The Image Book


In a year of seemingly unmitigated horrors, there’s a perverse comfort to be had in the arrival of a new film by New Wave godhead turned cut-and-paste collage maestro, Jean-Luc Godard. And based on this evidence, the French master hasn’t mellowed in old age, still displaying a steadfast belief in cinema’s power as a tool for intellectual provocation.

His newest offering, The Image Book, is a fitting companion to his previous feature from 2014, Goodbye to Language, which was filmed in 3D. In his winter years, it appears the auteur is working through the senses. The images contained within The Image Book are pulled largely from newsreels and cinematic history.

Sometimes they dance atop one another, and sometimes they’ll appear in a blink-and-you’ll-miss-it flash. It’s all topped by a voiceover from the director himself. It’s a lot to take in, and viewers might wish for footnotes to help fill in the blanks, but the film ultimately invites us to sit, watch and go along with the alternately incendiary and calming tableaux. Of course, this task is easier said than done.

At a screening during the Toronto International Film Festival, where the film received its North American premiere, there was a steady stream of walkouts – a slight surprise given Godard’s stature. The political imagery can be a little muddled – at times you’re left to wonder just how effective the director’s recontextualisation of news footage is. But the voiceover offers a compelling throughline that feels like a small concession to a potentially baffled audience. Lines like: “Society is based on a shared murder,” and, “The act of representation almost always involves violence,” are cutting indictments of our current moment, and with years of polemical filmmaking behind him, such pronouncements carry even more weight.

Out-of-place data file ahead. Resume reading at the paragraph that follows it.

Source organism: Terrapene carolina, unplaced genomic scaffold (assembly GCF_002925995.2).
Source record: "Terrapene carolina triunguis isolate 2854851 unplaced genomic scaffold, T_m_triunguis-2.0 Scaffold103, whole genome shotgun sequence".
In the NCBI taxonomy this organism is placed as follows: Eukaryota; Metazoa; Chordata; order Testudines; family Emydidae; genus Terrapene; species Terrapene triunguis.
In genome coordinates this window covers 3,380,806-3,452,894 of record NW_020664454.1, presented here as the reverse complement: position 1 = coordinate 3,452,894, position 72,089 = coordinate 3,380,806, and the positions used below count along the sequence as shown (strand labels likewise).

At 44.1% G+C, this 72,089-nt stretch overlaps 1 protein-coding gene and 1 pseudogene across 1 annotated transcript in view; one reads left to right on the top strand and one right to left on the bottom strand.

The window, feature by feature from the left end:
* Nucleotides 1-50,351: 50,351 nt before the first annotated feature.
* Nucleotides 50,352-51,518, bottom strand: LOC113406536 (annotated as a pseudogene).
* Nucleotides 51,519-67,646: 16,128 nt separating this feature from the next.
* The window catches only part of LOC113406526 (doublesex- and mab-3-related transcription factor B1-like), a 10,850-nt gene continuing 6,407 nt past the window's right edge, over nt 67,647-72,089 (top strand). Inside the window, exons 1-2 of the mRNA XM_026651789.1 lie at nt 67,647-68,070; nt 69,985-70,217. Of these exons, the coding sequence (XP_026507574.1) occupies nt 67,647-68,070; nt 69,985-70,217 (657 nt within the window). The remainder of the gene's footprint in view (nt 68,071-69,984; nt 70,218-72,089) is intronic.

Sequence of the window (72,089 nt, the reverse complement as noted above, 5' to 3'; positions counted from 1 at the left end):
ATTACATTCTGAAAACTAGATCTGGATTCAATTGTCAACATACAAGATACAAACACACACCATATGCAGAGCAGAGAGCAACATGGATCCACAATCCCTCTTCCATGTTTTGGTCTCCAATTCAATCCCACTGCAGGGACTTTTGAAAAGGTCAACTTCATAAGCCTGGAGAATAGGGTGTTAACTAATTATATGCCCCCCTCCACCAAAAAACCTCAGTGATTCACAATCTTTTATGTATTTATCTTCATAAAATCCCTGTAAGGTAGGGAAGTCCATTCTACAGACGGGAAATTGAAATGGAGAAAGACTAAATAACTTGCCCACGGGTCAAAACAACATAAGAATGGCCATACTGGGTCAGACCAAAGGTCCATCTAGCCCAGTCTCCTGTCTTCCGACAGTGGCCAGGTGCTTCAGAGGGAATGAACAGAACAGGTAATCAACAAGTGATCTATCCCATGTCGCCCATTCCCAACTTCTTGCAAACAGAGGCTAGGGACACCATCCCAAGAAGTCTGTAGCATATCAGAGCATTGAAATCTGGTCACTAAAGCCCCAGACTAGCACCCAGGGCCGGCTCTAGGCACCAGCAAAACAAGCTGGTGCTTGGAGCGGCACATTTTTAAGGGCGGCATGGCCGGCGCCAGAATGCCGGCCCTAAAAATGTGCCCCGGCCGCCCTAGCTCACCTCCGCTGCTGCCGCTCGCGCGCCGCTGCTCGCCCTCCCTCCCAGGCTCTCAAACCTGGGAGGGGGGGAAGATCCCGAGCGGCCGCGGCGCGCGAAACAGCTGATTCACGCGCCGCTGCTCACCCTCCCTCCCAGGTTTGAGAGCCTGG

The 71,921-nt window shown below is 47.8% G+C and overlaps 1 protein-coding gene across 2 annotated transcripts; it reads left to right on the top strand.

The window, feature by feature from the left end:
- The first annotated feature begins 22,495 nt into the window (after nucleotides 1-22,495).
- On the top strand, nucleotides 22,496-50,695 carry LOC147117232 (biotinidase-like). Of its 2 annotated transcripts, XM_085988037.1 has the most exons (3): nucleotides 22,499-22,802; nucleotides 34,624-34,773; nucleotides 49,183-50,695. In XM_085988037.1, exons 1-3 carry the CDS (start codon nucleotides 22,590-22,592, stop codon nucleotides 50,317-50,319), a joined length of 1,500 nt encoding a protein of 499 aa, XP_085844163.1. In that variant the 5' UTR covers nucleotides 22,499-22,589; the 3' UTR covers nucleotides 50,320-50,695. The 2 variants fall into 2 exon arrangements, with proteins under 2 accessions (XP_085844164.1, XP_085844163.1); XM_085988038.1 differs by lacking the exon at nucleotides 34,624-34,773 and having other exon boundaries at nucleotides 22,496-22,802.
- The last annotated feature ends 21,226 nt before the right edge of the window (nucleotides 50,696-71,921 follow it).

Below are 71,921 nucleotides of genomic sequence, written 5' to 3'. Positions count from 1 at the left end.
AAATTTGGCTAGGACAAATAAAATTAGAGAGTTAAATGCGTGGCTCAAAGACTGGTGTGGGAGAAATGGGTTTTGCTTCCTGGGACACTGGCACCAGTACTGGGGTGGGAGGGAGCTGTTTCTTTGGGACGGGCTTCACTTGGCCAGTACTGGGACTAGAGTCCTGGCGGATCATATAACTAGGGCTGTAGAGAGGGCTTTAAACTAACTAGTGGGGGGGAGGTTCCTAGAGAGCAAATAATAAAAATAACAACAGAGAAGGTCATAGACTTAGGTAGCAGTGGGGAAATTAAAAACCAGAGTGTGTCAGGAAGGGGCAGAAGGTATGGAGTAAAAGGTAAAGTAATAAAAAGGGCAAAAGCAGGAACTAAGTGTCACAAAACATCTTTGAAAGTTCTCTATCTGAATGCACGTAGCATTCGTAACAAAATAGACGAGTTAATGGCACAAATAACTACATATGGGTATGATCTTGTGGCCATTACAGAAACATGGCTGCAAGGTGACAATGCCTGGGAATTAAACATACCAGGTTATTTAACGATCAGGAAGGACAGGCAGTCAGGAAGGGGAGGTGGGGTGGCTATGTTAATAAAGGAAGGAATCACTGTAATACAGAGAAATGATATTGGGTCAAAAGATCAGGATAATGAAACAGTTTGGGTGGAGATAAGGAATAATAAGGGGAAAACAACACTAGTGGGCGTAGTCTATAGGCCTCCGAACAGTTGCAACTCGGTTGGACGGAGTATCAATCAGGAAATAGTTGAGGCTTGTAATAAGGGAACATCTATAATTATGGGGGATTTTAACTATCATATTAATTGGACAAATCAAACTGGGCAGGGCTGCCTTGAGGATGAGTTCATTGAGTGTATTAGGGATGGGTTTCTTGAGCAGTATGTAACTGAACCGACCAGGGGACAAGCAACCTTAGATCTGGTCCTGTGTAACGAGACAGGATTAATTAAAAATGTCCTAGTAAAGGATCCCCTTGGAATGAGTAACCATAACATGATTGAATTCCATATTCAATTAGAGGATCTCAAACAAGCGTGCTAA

In hearing these statements and nodding along, we may well wish that such words could drive us to radical political action. There’s something frustrating in the realisation that Godard’s provocations are preaching to the choir. The issue of whether cinema can be truly radical and create off-screen change is too lofty to tackle here, but at least Godard is an artist fully committed to this cause, finding creative rewards through angry energy for half a century and counting.

If The Image Book isn’t always easy to connect with, it does offer an unmistakable gut punch in its final moments. As the proceedings wind down, Godard begins to cough. As narrator, he doesn’t position himself as a divine presence – his voice is raspy and his statements are frequently enigmatic. The cough is the ultimate sign of his humanity and mortality. It’s a moment of vulnerability from a director known for confrontation.

At 87, Godard might be considering deleting his editing software for good, but the question of whether The Image Book is his swansong remains to be seen. What this film has to offer – the sounds that jarringly fade in and out, the snippets of alternately comic and tragic cinematic history, the commitment to collage and images oversaturated to the point of lush beauty – makes for a productively confounding and potent work. Coming from JLG, we wouldn’t expect anything less.

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